Flash Fiction: Where Do I Belong?

Source: Google

Sandra and John fell in love. They had met at university and it was a perfect match. Friends envied the happiness that surrounded them.
“Why don’t you come and meet my family,” Sandra said. “They will really love you the way I do.” “Errm” John said, playing with her hair. “I don’t know, we haven’t been dating long enough to get family involved.”
“Don’t be silly.” She teased. You are just scared of meeting mum and making a commitment.” They laughed in unison.
“Oh come on!” she said and he finally agreed. Sandra called her mum and they fixed a date. They left early in the morning to catch the train and beads of sweat poured down his back but he put on a brave face. Meeting a parent was something he never thought about.


Finally they arrived and as they walked up the driveway the silhouette of a lady showed through the glass in the door. Sandra held his hand and gave it a squeeze.
“That’s mum,” she said and just then the door opened.
Her mum stood looking at both of them and the smile she had on her face dropped and she exclaimed without thinking,
“But Sandra he is Black.”
Lunch went by in a haze. He could feel the false smiles and no amount of hand squeezing by Sandra could stop the sweat that was now dripping from his armpits like beads of quicksilver. They said their goodbyes and left. There was silence between them and that ended their relationship. He never dated an English girl again.
A year later while in his final year he met a Ghanaian student called Esi. He was cautious and gradually they became an item.
One Christmas holiday, Esi announced that her parents were coming from Ghana for the holidays and she was going to introduce him to them. He looked forward to this with less nervousness and anxiety than he had before.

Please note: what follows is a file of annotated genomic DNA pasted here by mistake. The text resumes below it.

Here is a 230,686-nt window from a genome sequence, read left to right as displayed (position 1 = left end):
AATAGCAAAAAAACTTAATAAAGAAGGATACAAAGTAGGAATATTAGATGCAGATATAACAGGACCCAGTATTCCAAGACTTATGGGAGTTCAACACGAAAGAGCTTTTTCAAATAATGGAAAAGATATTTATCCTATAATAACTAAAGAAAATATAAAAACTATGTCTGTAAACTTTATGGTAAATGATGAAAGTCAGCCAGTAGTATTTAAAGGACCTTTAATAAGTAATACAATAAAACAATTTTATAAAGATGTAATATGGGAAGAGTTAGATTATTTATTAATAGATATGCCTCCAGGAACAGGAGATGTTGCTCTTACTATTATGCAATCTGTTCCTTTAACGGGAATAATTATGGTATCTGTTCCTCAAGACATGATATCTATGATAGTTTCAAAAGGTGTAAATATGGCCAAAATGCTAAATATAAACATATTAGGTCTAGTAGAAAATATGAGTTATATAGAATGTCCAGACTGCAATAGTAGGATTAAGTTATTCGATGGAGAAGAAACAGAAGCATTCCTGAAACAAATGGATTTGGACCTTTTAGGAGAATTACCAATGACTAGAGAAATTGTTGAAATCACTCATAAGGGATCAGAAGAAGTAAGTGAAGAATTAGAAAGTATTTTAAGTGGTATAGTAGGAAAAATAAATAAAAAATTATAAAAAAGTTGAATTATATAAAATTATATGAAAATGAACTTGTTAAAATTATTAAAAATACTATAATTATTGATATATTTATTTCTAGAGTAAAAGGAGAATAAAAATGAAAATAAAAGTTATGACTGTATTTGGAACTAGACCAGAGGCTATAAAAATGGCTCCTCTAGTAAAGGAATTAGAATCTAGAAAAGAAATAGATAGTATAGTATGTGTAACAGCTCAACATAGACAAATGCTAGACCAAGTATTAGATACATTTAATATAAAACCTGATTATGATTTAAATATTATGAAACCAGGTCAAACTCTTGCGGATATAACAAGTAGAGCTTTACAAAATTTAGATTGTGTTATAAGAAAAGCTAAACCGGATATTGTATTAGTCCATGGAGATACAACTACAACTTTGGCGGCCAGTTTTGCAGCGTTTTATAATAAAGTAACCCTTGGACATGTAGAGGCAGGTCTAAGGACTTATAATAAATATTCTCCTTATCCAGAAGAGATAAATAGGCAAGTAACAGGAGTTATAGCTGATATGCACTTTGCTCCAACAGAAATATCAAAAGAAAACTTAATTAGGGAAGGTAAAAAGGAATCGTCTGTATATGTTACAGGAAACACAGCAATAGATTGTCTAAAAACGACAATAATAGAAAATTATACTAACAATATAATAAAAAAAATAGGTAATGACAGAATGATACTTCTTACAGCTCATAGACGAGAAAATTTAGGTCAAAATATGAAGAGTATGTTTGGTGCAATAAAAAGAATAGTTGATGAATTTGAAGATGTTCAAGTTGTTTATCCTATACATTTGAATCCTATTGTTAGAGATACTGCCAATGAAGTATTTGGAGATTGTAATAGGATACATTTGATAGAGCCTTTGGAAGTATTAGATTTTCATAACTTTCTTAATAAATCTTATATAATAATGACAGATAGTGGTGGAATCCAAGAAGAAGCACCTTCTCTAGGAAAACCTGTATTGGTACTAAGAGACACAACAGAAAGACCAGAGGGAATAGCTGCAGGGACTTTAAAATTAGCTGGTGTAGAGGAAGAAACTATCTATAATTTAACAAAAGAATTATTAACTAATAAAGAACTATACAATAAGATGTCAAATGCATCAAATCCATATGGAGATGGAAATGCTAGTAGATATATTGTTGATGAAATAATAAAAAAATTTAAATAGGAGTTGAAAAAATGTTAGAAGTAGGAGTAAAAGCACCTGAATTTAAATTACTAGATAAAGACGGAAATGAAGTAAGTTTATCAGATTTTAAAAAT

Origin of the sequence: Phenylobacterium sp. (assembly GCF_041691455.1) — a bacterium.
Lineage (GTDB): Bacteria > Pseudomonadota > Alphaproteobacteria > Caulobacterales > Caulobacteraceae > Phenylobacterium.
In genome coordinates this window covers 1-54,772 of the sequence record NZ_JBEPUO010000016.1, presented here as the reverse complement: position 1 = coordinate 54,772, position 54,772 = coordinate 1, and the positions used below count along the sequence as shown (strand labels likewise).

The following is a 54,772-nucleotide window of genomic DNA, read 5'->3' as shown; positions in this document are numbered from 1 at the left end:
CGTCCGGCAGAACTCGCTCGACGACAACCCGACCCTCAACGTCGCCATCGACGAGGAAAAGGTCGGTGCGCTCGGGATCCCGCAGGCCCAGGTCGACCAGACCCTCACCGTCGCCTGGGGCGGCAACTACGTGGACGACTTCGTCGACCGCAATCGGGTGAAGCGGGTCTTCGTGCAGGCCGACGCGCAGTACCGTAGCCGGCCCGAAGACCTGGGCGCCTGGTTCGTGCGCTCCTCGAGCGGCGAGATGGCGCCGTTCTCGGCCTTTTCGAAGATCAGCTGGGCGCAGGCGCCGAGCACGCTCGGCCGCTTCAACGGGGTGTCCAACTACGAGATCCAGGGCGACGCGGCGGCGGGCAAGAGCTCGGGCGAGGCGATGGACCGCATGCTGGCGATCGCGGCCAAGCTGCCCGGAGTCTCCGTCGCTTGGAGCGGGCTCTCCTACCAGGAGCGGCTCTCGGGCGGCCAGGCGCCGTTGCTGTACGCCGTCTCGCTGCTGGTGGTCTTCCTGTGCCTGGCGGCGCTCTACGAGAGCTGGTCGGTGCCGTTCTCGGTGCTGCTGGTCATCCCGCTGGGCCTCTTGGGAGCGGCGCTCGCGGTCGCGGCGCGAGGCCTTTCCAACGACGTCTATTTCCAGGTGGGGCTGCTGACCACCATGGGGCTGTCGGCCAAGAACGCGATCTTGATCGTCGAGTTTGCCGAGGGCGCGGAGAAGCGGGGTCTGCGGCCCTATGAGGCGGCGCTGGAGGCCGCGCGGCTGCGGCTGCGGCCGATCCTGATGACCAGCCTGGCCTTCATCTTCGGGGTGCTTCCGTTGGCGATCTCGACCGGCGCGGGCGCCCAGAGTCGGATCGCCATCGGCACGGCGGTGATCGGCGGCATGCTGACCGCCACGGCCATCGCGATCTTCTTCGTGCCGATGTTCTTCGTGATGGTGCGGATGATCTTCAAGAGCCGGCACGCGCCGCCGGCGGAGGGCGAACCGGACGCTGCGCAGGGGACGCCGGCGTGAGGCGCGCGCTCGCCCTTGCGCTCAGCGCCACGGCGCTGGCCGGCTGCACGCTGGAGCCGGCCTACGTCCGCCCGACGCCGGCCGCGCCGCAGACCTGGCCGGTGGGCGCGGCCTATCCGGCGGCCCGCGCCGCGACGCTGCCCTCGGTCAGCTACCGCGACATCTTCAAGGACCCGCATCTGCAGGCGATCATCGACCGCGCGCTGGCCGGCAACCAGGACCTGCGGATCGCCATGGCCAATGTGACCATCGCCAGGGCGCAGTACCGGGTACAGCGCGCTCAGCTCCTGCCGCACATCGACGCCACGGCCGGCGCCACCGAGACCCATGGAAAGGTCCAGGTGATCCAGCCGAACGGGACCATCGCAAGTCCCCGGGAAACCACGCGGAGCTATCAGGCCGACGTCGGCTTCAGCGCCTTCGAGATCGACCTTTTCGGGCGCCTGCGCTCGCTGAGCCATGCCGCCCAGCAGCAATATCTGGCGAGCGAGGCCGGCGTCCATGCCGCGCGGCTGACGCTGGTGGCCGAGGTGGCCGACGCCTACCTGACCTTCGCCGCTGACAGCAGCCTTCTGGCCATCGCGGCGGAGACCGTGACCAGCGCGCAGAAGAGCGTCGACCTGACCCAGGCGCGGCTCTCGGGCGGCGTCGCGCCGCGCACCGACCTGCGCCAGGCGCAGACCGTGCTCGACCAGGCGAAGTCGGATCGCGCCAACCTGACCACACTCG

He rang the doorbell and Esi’s mum opened the door and her smile dropped. Esi was standing behind her. “Esi” she said in a surprised voice, “You never told us he was white.”
That is the story of John, the son of an English Mother and Ghanaian father who turned out very light skinned with blond kinky hair and brown eyes.

where do i belong


Yerh. I told ya. Flash Fiction. In a flash. Hmm, This story reminds me of Romeo and Juliet. Those lines, yerh….
‘Tis but thy name that is my enemy;
Thou art thyself, though not a Montague.
What’s Montague? It is nor hand, nor foot,
Nor arm, nor face, nor any other part
Belonging to a man. O, be some other name!
What’s in a name? That which we call a rose
By any other name would smell as sweet;
So Romeo would, were he not Romeo call’d,
Retain that dear perfection which he owes
Without that title. Romeo, doff thy name,
And for that name which is no part of thee
Take all myself.
I take thee at thy word:
Call me but love, and I’ll be new baptized;
Henceforth I never will be Romeo.

( Act 11 Scene 11, Romeo and Juliet)

A rose by any other name will smell as sweet. We would love to hear your experiences of bi racial relationships. How did your family and friends receive your special someone who had a different skin tone? A smile or a smirk?

Now to the crafter of this wonderful craft! I present to you Madam Mariska Araba Taylor-Darko.

Madam Mariska
Author:Madam Mariska Araba Taylor-Darko

She is an Executive member of the Ghana Association of Writers. And currently working on a children’s book titled : Aponkye Goat. What? King Aponkye Goat? I can’t wait to read that! I am a child through and through. Opanyin na Obia ntumi ndi. We all may not attain adulthood…. Let me contain my excitement.

Madam Mariska Araba Taylor-Darko attended Holy Child Sec. School, Cape Coast and St. Mary’s Sec. School, Korle Gonno. She later schooled at Beresford College of English and Commerce in Kent England and later went on to Harrow College of Further Education, Harrow Wealdstone in England and trained as a Legal Secretary

She has featured on radio chat shows on and has read her poetry in London at the “Find Your Voice” motivational event, at Alliance Française and at Unbridled Tongues in Osu during the International Woman’s Day. She has also performed at Bless The Mic, Alewa and Ehalakasa Talk Party. She has published a motivational book, “The Secret to Detoxifying Your Life and Love”, has a collection of poetry in a book titled “Rhythms of Poetry in Motion, Vol. 1” and a novel called “The Iced Water Seller “, non-fiction -The Deer Hunt” and “A Widow must not Speak”.

Savour the salt yourself at http://www.africanwomanspoetry.blogspot.com and http://www.fantimaame.wordpress.com
Mia ga kpe.

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